Entry 13: Peek a Boo, I See You!
Updated: Nov 6
The code blue pager calls activate the chaplain’s gifting of God’s presence and the clinical training preparation to serve potential patients that may either be in a medical crisis and/or dying. Sometimes the patient’s loved ones are also present during these life and death moments. When I’m prayerfully rushing to the patient’s room preparing to become an active observer, participant, and a carrier of the presence of God to provide support. Here is a snapshot view from my perspective of what I see, “Peek a Boo, I See You!” When I enter a patient’s room, I may have already been given some preliminary details about what is happening and what to expect. When a patient is actively dying, there are so many things that are taking place silently in the room. My 1st actions is to actively observe and access what is needed. As I look around and feel the spiritual atmosphere in the room, I am praying and discerning what’s my course of action should be. Even with the presence of death (the death angel sent by God) in the room, I still ask in prayer for instructions on preparing the patient to be healed here on earth, or to be heavenly healed by dying.
“I am he that liveth, and was dead; and, behold, I am alive for evermore,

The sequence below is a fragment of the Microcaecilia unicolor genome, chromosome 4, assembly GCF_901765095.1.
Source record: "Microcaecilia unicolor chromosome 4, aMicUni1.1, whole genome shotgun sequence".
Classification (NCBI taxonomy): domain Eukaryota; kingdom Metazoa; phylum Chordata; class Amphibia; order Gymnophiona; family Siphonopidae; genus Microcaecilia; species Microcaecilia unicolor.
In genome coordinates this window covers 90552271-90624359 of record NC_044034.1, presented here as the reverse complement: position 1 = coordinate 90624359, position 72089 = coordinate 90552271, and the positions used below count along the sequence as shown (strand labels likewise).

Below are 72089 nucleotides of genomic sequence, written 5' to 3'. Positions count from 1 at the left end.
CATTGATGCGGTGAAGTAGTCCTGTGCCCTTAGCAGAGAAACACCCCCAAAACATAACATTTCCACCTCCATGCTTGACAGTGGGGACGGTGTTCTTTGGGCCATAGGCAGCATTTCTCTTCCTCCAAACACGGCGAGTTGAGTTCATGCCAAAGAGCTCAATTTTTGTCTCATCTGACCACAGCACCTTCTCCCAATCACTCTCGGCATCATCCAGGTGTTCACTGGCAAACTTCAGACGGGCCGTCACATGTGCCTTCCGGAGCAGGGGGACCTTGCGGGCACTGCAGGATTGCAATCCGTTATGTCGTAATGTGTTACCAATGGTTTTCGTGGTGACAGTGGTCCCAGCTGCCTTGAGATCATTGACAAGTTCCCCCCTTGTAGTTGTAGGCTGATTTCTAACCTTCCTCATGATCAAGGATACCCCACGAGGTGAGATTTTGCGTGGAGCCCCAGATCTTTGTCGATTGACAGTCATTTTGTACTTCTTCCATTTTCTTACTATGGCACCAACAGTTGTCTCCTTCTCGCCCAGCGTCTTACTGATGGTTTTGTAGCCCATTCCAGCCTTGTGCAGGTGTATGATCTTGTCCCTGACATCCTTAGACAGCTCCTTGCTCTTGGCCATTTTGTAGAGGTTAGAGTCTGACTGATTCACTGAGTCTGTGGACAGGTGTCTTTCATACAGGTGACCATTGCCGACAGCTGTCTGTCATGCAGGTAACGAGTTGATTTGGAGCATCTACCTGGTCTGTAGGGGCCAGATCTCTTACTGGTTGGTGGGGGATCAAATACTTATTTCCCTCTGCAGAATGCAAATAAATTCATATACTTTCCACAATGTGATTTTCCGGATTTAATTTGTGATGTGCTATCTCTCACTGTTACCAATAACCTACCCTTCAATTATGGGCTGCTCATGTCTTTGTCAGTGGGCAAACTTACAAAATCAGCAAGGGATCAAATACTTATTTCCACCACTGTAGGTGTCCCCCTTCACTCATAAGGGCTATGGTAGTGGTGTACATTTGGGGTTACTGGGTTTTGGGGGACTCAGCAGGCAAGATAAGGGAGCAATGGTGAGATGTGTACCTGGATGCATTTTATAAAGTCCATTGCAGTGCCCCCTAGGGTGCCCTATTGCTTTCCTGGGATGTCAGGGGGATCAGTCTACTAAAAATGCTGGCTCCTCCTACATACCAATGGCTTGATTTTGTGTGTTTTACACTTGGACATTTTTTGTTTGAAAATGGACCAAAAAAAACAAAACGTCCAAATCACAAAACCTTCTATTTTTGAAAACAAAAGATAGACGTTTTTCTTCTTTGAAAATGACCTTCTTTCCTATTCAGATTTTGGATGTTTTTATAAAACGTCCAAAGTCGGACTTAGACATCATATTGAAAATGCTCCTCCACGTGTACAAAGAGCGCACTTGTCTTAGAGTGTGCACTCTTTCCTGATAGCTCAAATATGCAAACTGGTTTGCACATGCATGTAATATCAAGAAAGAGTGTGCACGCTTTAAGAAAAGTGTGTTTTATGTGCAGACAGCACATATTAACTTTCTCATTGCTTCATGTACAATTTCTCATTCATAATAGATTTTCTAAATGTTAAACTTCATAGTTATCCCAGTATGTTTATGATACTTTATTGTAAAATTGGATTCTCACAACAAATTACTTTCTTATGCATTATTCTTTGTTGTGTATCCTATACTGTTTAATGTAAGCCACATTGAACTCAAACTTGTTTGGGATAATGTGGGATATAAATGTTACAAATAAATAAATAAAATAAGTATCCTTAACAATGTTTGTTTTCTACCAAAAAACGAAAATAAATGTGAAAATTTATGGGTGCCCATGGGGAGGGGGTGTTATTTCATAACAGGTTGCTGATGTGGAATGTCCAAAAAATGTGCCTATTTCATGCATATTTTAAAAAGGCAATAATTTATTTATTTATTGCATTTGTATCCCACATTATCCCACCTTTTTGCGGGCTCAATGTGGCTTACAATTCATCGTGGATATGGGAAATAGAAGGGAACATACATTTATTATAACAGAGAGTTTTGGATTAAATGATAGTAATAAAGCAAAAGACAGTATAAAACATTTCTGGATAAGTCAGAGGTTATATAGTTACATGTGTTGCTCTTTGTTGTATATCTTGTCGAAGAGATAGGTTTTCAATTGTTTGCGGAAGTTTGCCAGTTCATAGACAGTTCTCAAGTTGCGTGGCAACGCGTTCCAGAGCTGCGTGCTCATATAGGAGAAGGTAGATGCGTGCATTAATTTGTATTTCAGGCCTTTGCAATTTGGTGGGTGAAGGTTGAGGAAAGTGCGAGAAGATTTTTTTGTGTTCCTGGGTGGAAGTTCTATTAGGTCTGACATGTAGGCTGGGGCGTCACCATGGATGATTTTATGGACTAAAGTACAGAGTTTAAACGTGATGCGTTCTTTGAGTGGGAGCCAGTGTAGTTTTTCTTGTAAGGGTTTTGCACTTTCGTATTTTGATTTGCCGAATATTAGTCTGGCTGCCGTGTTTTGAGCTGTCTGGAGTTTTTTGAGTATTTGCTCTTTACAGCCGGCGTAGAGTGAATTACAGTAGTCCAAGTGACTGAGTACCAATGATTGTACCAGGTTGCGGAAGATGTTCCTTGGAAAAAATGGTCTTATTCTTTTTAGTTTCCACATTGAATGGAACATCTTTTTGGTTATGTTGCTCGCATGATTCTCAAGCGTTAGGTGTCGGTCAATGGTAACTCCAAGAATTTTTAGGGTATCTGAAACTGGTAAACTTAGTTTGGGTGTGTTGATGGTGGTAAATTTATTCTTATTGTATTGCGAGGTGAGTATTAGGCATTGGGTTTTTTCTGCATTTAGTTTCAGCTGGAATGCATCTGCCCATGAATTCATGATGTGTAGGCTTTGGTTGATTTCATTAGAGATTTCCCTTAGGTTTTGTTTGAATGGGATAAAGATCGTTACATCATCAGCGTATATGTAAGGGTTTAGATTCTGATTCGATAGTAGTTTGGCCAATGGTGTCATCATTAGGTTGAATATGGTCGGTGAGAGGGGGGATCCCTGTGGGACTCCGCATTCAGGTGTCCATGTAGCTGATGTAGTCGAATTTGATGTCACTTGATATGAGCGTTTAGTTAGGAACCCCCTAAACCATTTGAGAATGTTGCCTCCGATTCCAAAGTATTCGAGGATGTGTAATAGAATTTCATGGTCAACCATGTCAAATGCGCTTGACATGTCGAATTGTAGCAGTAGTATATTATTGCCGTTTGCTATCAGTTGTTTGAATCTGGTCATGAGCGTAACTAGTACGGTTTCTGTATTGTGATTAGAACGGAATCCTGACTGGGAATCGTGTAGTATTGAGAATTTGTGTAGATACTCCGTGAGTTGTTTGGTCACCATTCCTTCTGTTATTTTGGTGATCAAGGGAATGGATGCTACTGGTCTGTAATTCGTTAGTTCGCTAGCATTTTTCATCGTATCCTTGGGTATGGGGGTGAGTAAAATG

Amen; and have the keys of hell and of death.” (Revelation 1:18, KJV)
When patients are dying, they can still ear, so if their loved ones are present, I work toward getting the loved ones to focus on a bedside memorial of memories and saying their earthly goodbyes. At times this can be an extremely difficult task, because loved ones can be overwhelmed emotionally with sobbing, sadness, crying, or clinging to each other in desperation. Believe me, I completely understand that you are losing your loved ones, but I have to also advocate for the needs of your loved one, the patients. It’s my job to attempt to make their last moments on this earth, if possible, as pleasant, calming, peaceful, and inspiring. So, I become the trauma steward of that room. I am very sensitively aware of this extremely painful moment and I absolutely do not take it lightly. It’s a sacred moment for me, too. Yet, I still have to provide the end of life spiritual care and comfort that’s needed in that very tough moment.
Within the room, the lights may sometimes be dimly-lit, the sounds of the life support monitors are loudly present and there may be doctors, nurses, security, the chaplain and loved ones standing bedside or out in the doorway/hallway. I’m always aware of the monitor as I’m ministering to see how close the patient may be to passing. This can give me a bit of a clue as to what needs to take place. When I usher in the time to say goodbye, I’m very spiritually observant at this point. What I see during this moment is how the patients unconscious vitals are responding to the persons who maybe speaking their last words to them. Did you know that patients’ vitals can respond to sounds, voices, music, scripture, readings, prayers, even silence with human touch? There are times when I have gotten concerned and have had to tactfully cut a loved one off if I’ve noticed that they are saying something to the patient that may cause the vitals to start dropping and/or worsen. Which could mean transitioning for the patient or that there may be some possible unresolved issues between the two of them. This is truly not the time to make this about you, or trying to demonstrate that you were closer to a loved one when you actually weren’t. Peek a boo, I can see it!